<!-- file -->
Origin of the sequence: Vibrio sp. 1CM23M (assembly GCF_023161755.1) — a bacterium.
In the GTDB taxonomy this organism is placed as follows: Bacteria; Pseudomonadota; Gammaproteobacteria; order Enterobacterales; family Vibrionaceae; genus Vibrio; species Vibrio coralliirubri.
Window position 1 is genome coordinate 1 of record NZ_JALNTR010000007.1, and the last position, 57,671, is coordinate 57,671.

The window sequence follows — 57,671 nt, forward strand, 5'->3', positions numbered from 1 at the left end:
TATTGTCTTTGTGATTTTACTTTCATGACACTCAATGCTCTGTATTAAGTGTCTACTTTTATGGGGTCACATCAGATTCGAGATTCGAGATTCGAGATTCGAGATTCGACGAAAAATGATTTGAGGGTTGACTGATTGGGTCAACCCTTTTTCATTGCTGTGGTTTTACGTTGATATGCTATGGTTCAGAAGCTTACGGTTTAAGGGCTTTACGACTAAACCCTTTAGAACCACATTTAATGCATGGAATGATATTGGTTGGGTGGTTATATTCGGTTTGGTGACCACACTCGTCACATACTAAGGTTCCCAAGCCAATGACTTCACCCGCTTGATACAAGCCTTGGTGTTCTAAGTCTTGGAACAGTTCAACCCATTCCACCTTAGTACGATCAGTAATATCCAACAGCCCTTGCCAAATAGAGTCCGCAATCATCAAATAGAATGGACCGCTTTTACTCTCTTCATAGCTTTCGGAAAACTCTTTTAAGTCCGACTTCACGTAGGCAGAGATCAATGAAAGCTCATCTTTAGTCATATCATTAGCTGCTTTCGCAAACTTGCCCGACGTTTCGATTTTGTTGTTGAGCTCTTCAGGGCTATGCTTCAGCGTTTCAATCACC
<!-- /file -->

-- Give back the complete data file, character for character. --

Origin of the sequence: Vibrio sp. 1CM23M (assembly GCF_023161755.1) — a bacterium.
In the GTDB taxonomy this organism is placed as follows: Bacteria; Pseudomonadota; Gammaproteobacteria; order Enterobacterales; family Vibrionaceae; genus Vibrio; species Vibrio coralliirubri.
Window position 1 is genome coordinate 1 of record NZ_JALNTR010000007.1, and the last position, 57,671, is coordinate 57,671.

The window sequence follows — 57,671 nt, forward strand, 5'->3', positions numbered from 1 at the left end:
TATTGTCTTTGTGATTTTACTTTCATGACACTCAATGCTCTGTATTAAGTGTCTACTTTTATGGGGTCACATCAGATTCGAGATTCGAGATTCGAGATTCGAGATTCGACGAAAAATGATTTGAGGGTTGACTGATTGGGTCAACCCTTTTTCATTGCTGTGGTTTTACGTTGATATGCTATGGTTCAGAAGCTTACGGTTTAAGGGCTTTACGACTAAACCCTTTAGAACCACATTTAATGCATGGAATGATATTGGTTGGGTGGTTATATTCGGTTTGGTGACCACACTCGTCACATACTAAGGTTCCCAAGCCAATGACTTCACCCGCTTGATACAAGCCTTGGTGTTCTAAGTCTTGGAACAGTTCAACCCATTCCACCTTAGTACGATCAGTAATATCCAACAGCCCTTGCCAAATAGAGTCCGCAATCATCAAATAGAATGGACCGCTTTTACTCTCTTCATAGCTTTCGGAAAACTCTTTTAAGTCCGACTTCACGTAGGCAGAGATCAATGAAAGCTCATCTTTAGTCATATCATTAGCTGCTTTCGCAAACTTGCCCGACGTTTCGATTTTGTTGTTGAGCTCTTCAGGGCTATGCTTCAGCGTTTCAATCACC